Saturday Single No. 742

Blame it on Amazon Prime.

I had plans for a post today, one that would require a little time and thought, but last evening, we dined out, then came home and watched a couple of episodes of The Killing, a series on Amazon Prime. Add another hour-long show and the necessary tasks prior to retiring for the night, and we got to bed very, very, late. (Cue “Around Here” by Counting Crows.)

So I wound up sleeping late, having odd dreams as I did. The one salient detail I remember from the last dream was a sign on the wall that said, “For help, call Boogie Boy 28.” And today’s partly planned post will wait for another day.

But the RealPlayer will bail me out, somewhat. It tells me that on this date – June 26 – in 1939 in Chicago, Roy Shaffer recorded “The Matchbox Blues,” later released as the B-side of Bluebird 8234. His version is one of eight tracks with similar titles on the digital shelves here, ranging in time from Blind Lemon Jefferson’s 1927 version to Bob Dylan’s 1970 take on the version of the song called simply “Matchbox.”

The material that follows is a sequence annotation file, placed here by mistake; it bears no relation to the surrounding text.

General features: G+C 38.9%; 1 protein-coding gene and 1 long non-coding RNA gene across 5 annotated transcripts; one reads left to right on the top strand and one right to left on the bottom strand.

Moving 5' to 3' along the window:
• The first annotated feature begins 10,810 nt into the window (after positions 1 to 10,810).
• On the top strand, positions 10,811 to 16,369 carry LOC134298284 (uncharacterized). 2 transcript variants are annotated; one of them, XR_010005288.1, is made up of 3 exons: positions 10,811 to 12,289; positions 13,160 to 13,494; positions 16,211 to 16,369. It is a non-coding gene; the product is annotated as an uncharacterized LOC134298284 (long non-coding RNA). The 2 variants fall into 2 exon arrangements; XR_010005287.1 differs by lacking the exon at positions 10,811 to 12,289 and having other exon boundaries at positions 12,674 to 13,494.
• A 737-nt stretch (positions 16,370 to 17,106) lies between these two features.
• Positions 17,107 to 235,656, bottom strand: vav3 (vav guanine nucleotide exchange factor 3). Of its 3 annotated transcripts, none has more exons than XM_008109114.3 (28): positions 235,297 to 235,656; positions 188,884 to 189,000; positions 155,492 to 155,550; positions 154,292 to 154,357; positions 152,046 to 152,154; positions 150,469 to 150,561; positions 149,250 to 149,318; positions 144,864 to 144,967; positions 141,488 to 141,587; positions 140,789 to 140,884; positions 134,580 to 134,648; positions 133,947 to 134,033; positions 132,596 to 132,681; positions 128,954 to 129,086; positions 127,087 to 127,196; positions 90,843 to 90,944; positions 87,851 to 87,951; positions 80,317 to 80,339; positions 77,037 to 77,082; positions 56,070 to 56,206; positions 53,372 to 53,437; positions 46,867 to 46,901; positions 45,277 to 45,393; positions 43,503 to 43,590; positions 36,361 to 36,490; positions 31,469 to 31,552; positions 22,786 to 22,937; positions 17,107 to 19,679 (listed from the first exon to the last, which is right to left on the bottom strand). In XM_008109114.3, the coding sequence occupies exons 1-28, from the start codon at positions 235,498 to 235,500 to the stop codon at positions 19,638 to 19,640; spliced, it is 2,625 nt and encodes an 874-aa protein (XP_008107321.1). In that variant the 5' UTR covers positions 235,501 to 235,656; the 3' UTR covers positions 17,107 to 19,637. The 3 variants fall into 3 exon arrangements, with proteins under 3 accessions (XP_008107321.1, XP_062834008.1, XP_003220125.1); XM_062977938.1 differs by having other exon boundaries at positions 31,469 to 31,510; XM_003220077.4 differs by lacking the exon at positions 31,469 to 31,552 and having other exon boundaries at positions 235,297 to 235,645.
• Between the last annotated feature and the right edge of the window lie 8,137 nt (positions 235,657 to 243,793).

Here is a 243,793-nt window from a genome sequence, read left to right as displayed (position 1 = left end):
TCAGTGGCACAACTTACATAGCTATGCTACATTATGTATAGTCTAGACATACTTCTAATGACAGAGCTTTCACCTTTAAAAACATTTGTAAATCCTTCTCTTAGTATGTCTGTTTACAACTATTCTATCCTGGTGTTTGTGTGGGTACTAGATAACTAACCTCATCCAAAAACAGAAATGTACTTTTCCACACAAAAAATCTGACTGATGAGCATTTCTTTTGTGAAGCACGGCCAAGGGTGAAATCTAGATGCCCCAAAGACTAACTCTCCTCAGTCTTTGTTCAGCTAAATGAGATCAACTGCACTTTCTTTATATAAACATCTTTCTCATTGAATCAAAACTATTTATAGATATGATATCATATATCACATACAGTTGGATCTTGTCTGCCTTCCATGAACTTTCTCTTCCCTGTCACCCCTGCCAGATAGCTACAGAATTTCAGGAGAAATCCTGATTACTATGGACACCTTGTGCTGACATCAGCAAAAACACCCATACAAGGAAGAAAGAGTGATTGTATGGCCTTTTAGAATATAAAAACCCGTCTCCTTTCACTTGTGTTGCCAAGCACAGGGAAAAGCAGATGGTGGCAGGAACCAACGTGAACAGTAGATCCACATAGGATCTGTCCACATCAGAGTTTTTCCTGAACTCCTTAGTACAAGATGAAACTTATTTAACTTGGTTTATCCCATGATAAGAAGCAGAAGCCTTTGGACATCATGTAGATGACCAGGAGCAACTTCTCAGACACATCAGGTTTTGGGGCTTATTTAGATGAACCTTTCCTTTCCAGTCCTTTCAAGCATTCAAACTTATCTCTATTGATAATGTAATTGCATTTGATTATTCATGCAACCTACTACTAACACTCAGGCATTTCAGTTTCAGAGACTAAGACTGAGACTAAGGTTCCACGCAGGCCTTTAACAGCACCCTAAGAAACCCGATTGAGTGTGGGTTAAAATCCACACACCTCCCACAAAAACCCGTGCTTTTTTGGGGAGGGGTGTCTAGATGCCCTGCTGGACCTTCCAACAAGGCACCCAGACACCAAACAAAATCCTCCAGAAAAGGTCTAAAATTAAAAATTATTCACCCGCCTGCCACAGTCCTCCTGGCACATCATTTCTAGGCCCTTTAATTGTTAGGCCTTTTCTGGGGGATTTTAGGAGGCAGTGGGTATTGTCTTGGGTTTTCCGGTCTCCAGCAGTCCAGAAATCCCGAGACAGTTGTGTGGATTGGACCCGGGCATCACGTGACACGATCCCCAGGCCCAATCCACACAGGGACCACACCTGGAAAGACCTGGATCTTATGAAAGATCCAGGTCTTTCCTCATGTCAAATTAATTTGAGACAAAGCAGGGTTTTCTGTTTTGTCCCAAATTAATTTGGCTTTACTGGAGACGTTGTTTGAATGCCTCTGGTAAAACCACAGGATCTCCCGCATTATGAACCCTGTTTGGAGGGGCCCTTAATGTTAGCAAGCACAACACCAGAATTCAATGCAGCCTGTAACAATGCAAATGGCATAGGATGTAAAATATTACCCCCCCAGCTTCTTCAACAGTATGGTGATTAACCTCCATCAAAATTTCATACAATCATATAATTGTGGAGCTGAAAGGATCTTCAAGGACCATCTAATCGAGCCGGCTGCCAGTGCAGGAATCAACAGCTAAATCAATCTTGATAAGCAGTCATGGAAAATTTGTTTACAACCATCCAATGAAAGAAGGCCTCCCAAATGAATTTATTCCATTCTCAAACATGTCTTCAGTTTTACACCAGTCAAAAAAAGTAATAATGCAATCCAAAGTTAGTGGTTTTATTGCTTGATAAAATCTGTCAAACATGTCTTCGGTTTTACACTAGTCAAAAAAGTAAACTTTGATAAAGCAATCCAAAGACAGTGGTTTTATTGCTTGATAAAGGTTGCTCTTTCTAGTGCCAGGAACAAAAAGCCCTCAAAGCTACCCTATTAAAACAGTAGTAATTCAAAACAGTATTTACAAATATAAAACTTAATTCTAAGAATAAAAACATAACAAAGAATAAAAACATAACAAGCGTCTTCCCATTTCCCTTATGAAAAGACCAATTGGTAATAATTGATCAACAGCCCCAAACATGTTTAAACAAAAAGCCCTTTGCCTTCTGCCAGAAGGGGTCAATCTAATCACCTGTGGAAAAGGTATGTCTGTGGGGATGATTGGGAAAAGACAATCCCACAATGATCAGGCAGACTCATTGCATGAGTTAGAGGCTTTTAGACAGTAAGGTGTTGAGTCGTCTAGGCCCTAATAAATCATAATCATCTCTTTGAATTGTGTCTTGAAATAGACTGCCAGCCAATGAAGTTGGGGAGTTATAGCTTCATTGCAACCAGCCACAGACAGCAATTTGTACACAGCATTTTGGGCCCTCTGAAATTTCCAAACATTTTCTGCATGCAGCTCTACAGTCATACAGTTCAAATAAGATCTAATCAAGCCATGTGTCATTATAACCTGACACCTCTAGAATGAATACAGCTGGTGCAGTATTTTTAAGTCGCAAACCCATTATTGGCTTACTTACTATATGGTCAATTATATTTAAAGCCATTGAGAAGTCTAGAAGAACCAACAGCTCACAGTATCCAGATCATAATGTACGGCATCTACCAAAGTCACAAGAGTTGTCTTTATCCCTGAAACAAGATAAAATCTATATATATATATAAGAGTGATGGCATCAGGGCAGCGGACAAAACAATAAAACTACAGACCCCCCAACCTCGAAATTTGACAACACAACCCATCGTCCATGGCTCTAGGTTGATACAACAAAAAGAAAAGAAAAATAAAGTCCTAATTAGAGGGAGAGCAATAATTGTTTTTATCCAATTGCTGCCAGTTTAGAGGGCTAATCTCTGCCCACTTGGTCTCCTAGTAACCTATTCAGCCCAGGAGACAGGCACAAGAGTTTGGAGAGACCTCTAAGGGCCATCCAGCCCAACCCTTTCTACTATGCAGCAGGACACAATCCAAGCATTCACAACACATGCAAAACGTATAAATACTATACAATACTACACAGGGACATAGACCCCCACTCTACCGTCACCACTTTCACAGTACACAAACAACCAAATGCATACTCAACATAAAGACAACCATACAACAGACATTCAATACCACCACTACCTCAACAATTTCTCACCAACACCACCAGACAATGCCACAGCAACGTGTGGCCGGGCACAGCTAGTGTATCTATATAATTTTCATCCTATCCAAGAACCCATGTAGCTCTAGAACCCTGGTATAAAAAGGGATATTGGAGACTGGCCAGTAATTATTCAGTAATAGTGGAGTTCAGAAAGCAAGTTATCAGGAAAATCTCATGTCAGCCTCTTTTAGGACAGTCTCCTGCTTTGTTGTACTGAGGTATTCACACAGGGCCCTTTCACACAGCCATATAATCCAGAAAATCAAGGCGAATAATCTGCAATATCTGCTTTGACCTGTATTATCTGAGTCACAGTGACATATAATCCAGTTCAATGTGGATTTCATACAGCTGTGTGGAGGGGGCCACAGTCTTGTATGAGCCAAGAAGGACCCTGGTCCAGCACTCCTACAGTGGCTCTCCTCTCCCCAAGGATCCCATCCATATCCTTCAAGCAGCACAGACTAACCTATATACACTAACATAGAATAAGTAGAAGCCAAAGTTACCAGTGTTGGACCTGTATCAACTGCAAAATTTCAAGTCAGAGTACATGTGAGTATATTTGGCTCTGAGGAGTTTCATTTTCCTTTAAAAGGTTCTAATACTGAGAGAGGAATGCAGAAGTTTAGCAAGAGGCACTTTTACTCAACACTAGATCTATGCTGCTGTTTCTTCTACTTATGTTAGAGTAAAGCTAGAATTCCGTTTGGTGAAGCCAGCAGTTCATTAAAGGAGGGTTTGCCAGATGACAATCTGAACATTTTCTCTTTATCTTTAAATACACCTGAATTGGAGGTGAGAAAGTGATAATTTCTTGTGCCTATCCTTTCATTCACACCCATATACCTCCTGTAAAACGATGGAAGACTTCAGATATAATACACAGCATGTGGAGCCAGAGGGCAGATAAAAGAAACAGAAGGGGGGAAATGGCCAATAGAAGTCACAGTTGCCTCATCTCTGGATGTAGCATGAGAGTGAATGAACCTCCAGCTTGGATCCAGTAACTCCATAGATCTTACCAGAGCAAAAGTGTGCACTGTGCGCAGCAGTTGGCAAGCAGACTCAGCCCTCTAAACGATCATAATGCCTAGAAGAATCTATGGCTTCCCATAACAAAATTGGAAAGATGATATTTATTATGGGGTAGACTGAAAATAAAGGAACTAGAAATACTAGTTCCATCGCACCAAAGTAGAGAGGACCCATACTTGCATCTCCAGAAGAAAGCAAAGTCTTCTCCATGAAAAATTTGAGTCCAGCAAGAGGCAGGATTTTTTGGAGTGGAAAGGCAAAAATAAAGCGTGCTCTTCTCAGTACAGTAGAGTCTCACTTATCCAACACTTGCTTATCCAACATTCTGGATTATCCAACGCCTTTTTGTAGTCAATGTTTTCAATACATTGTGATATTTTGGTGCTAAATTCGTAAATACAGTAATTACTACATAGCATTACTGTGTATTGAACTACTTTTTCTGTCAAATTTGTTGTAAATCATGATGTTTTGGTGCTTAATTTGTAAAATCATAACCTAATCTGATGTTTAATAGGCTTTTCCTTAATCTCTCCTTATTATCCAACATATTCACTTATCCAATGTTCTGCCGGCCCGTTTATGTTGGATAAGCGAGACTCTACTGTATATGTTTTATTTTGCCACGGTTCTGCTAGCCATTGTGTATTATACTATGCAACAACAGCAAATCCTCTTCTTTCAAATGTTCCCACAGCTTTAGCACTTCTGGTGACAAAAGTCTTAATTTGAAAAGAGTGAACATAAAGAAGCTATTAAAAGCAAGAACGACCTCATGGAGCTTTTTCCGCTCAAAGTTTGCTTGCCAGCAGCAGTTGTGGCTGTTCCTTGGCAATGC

(The website Second Hand Songs lists Jefferson’s “Matchbox Blues” and “Matchbox” as two different tunes, crediting Carl Perkins with authorship of the latter. That surprises me, and I may look into it next week. If they’re not the same song, they’re at least cousins.)

As to Shaffer, discogs tells me he was a cowboy singer born in Mathiston, Mississippi, in 1906 who was active from the 1930s into the 1950s. recording for Decca and Bluebird in the mid- to late 1930s. He died in 1974 in Greenville, Mississippi, and is buried in nearby Cleveland, Mississippi.

Here’s Shaffer’s version of “The Matchbox Blues.” It came my way via the tenth disc – East Virginia Blues – of the eleven-disc series When The Sun Goes Down: The Secret History of Rock & Roll released in the early 2000s by Bluebird and RCA. And it’s today’s Saturday single.

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